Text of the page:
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Total Debt-to-Equity Ratio

Debt-to-equity ratio definition

The debt-to-equity ratio (also known as the "debt-equity ratio" or "D/E") is a measurement used to calculate how much debt a company uses to finance its current assets against its shareholder’s equity. In other words, it measures the amount of debt a company owes versus the value of its shares. 

A high ratio indicates that the company has borrowed heavily compared to its current stockholders. In contrast, a low ratio suggests that the company has little debt and relies mostly on retained earnings and cash flow to fund operations.

A ratio greater than one means that the company has more debt than equity; conversely, a ratio less than one means that it has more equity than debt.

How to calculate the debt-to-equity ratio?

The debt-to-equity ratio is calculated by dividing the total payment obligations by the original investment into the company. When calculating the debt-to-equity ratio, finance leaders take into account both the initial investment and the earnings retained over time.

A common way to calculate the debt-to-equity ratio is to divide the sum of a company's long-term debt and short-term debt by its total equity.

D/E = (Short-term debt + Long-term debt) / Shareholder’s Equity

The balance sheet of a company contains the data required to compute the D/E ratio. The amount of shareholder equity is calculated by taking the value of current liabilities from the value of total current assets on the balance sheet.

Assets = Liabilities + Shareholder Equity

How is the debt-to-equity ratio used?

This financial ratio helps lenders understand how much money a borrower needs to borrow, based on what it owns. In addition to the financial statements of a company, banks look at the following factors when calculating the debt-to-equity ratio:

  • How long a company has owned the business
  • What type of loan an organization is seeking
  • A company's current cash flow

Debt-to-equity in practice

A good debt-to-equity ratio depends on how much debt the company needs to grow and whether you are looking at a company in its early stages or a mature enterprise. The amount of additional money required to finance business activities and a company's ability to obtain it depends on several factors. These include cash flow, revenue growth, interest rates, and borrowing money.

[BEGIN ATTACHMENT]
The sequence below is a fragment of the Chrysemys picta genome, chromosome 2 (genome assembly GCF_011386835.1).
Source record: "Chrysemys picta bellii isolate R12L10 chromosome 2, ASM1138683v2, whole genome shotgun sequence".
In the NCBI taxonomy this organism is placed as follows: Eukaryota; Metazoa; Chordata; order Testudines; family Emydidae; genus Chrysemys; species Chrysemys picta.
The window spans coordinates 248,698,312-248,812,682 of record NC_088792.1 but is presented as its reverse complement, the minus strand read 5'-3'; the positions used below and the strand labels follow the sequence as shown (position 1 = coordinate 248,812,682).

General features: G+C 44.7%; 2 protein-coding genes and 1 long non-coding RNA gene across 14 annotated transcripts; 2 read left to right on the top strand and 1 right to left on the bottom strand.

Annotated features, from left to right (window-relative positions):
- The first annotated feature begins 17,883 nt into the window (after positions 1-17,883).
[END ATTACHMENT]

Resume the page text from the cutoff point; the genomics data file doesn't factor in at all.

The most important factor is the company’s cash flow. If a company generates enough cash to pay off its business debt obligations, it doesn’t need to borrow money. However, if it lacks sufficient cash flow to cover its operating expenses, it must take out additional loans to keep functioning. When a company takes out business loans, it incurs additional costs, including interest payments, fees, and taxes. This increases its overall cost of doing business.

Another key factor affecting a company’s ability to raise funds is its revenue growth. Revenue growth indicates how quickly a company expects to increase its sales revenue. In general, the lower the revenue growth, the less likely it is that a company will be able to raise funds.

Interest rates also play a role in determining whether a company can afford to issue debt. Higher interest rates make it harder for businesses to access additional credit.

In addition to those three factors, another way to look at the debt-to-equity ratio is to view it as either a current ratio or a payout ratio. The current ratio compares the company’s net income to its total outstanding current debt. On the other hand, the payout ratio looks at how much of the company’s earnings go toward paying off debt versus investing in expanding the business.

As a rule of thumb for an average company, a D/E ratio below 1.0 is considered a relatively healthy value. Ratios above 2.0 are generally considered high. However, this average ratio will vary depending on the industry.

Total Debt-to-Equity Ratio

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